Battling Breast Cancer
It’s a subject about which so much has been written and reported, yet it still strikes fear in the hearts of all who hear it: breast cancer. The good news is, advances in treatment and management of the disease have changed the landscape for patients. The bad news is, women, and men, are still afflicted with breast cancer at alarming rates.
For a handful of women, the routine annual mammogram brings a heart-fluttering moment: a letter asking the woman to return for a diagnostic mammogram. What does it mean?
screening vs. diagnostic
“The screening mammogram is a quick study to determine if there is a mass present or any new findings compared to an old mammogram,” says Dr. John W. Finnie, a hematologist-oncologist at Mercy Clinic and David C. Pratt Cancer Center. “Frequently that could mean we want to take a closer look and make sure it is not something we need to biopsy.”
“Of 1,000 women who undergo a screening mammogram, we might recall 8 to 10 percent to come back,” says Dr. Geoffrey S. Hamill, medical director of Missouri Baptist Breast HealthCare Center. “Of those patients, we may do a biopsy on 1 or 2 percent.”
the early bird catches the cancer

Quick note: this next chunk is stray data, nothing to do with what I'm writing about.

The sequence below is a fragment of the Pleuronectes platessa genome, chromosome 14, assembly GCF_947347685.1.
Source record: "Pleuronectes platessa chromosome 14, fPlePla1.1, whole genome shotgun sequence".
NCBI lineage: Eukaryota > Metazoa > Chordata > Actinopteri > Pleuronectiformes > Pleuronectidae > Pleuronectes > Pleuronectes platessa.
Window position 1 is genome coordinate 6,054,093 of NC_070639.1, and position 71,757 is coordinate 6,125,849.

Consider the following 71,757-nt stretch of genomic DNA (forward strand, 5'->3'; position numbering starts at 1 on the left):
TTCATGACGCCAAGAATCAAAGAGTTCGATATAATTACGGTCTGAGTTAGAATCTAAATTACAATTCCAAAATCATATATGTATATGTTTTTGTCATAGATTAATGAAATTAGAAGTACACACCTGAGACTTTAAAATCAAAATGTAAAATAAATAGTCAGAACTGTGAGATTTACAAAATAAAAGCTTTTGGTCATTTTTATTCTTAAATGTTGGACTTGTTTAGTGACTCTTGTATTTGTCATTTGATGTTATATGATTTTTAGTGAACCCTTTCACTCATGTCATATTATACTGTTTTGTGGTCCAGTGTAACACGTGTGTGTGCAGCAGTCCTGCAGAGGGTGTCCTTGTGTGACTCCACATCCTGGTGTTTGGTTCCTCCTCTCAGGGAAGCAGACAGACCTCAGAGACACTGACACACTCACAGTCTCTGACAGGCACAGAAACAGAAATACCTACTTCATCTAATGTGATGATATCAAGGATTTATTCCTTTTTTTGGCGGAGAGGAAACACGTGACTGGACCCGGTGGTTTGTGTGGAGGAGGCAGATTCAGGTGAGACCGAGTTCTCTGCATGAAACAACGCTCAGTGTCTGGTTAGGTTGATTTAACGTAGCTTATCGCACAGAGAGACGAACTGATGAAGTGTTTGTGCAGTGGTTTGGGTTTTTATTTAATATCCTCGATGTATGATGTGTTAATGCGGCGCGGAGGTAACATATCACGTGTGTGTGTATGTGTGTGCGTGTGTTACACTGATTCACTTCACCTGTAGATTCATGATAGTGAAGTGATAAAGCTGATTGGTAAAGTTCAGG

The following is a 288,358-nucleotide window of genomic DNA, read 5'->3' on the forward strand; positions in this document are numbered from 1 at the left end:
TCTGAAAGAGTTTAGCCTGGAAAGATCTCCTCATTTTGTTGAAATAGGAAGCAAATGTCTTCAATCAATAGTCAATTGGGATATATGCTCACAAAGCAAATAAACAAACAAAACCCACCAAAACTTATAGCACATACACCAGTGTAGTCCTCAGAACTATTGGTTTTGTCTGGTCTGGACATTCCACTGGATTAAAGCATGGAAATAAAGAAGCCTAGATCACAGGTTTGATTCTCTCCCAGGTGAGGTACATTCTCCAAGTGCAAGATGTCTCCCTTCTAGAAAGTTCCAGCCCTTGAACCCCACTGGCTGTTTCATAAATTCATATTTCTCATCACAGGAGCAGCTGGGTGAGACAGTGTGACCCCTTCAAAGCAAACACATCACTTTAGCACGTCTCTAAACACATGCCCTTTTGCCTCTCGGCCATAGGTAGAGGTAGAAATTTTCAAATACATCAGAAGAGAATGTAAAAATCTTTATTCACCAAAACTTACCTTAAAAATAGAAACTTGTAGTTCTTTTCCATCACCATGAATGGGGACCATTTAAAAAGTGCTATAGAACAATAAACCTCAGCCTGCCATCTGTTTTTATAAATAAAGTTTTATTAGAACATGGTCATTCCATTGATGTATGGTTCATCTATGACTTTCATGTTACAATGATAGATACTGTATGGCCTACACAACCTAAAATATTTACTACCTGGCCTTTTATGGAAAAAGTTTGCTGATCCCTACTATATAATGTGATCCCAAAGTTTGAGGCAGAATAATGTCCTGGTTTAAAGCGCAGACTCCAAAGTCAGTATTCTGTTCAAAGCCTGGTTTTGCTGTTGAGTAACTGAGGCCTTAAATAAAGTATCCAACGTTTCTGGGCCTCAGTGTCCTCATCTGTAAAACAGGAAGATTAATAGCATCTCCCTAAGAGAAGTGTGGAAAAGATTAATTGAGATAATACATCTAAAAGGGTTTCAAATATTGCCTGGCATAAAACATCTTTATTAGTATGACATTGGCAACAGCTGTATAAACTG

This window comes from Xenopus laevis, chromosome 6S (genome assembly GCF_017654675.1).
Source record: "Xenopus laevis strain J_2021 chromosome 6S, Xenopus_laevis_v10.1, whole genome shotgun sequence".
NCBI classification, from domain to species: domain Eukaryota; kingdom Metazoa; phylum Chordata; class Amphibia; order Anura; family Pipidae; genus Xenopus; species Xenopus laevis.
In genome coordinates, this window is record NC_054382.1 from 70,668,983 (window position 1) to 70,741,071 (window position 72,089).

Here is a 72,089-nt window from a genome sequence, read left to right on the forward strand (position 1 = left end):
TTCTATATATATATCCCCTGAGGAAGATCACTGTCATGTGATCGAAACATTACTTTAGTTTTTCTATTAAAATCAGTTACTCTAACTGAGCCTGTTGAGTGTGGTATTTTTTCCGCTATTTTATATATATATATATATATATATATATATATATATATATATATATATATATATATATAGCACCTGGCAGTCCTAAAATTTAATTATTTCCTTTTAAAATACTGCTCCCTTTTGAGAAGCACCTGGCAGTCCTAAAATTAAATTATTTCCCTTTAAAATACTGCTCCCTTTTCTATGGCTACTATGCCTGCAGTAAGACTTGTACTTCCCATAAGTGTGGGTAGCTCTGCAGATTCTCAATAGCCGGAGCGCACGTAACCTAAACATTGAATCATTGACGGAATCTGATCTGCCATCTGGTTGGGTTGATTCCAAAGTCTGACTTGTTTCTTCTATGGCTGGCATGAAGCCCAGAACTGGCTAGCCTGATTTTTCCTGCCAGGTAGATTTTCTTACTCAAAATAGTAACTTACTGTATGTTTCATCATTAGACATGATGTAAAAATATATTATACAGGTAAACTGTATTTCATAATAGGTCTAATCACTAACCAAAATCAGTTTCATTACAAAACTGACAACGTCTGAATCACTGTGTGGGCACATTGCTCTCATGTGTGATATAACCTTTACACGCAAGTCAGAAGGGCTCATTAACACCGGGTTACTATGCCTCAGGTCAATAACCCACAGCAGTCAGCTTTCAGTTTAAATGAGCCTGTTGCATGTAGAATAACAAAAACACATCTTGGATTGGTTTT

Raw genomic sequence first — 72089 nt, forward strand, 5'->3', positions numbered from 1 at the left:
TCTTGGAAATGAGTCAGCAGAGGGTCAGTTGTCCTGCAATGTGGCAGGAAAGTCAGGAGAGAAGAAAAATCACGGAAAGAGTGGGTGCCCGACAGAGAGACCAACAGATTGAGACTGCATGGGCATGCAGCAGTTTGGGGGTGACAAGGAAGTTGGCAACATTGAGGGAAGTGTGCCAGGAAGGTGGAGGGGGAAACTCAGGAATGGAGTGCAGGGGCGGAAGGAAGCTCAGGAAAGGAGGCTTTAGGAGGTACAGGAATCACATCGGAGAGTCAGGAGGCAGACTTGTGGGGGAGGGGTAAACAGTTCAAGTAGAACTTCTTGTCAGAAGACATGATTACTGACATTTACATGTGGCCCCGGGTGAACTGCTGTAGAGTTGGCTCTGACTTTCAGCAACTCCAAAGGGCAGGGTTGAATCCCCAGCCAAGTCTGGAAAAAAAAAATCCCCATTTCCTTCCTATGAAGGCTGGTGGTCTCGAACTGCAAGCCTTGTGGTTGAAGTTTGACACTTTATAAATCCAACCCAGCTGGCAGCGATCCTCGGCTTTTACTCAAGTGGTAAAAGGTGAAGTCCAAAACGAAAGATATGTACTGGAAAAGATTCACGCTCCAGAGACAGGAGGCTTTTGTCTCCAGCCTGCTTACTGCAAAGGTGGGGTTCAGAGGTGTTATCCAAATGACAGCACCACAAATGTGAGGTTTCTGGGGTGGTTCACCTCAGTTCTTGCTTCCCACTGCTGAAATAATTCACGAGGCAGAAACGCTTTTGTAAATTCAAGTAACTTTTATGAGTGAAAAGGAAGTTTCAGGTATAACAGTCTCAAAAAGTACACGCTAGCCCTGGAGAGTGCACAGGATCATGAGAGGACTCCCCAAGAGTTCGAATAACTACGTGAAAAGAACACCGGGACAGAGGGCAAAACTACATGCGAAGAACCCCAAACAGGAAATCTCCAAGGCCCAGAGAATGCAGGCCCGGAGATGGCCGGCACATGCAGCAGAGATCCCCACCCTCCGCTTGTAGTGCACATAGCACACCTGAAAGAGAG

Early detection is an important tool against cancer, which by definition consists of abnormally fast-growing cells. Nearly 232,000 new cases of invasive breast cancer will be diagnosed in American women this year, according to American Cancer Society estimates. About 40,000 will die from the disease, even though the incidence of breast cancer has been falling since 2000, which the Society attributes to declining use of hormone therapy after menopause.
Mammograms screen for abnormalities, although oftentimes women are uncertain about what those entail. “One thing we look for is calcifications—little flecks of calcium,” Finnie says. “The patterns of the calcium deposits can sometimes point toward a diagnosis of malignant or benign.” Calcifications typically result from hormone stimulation of breast tissue over many years, Hamill explains. “The red flags we look for in a mammogram are distortions or asymmetries in the breast tissue,” he says. “If we see a density that has an irregular margin, that is a worrisome finding.”
Findings like these in the screening mammogram may prompt that letter seeking the more detailed diagnostic mammogram, Finnie says. “We will do more imaging, and we might do an ultrasound.” If a benign diagnosis can’t be given after more imaging, “we will recommend a biopsy just for clarification,” Hamill adds. “At the extreme, a lump may reflect a developing cancer.”
Rita Wilson, wife of actor Tom Hanks, underwent a double mastectomy earlier this year after her cancer was diagnosed during a second exam that followed an initial negative diagnosis. “A second opinion is critical to your health,” she advised women in a magazine interview. “You have nothing to lose if both opinions match up for the good, and everything to gain if something that was missed is found, which does happen.”
So should women routinely seek second opinions? “We know outcomes are better in higher-volume centers, where people who read more mammograms are going to be better able to discern a confident assignment of risk,” Finnie says. In other words, where you get your mammogram can have an impact on the accuracy of the findings.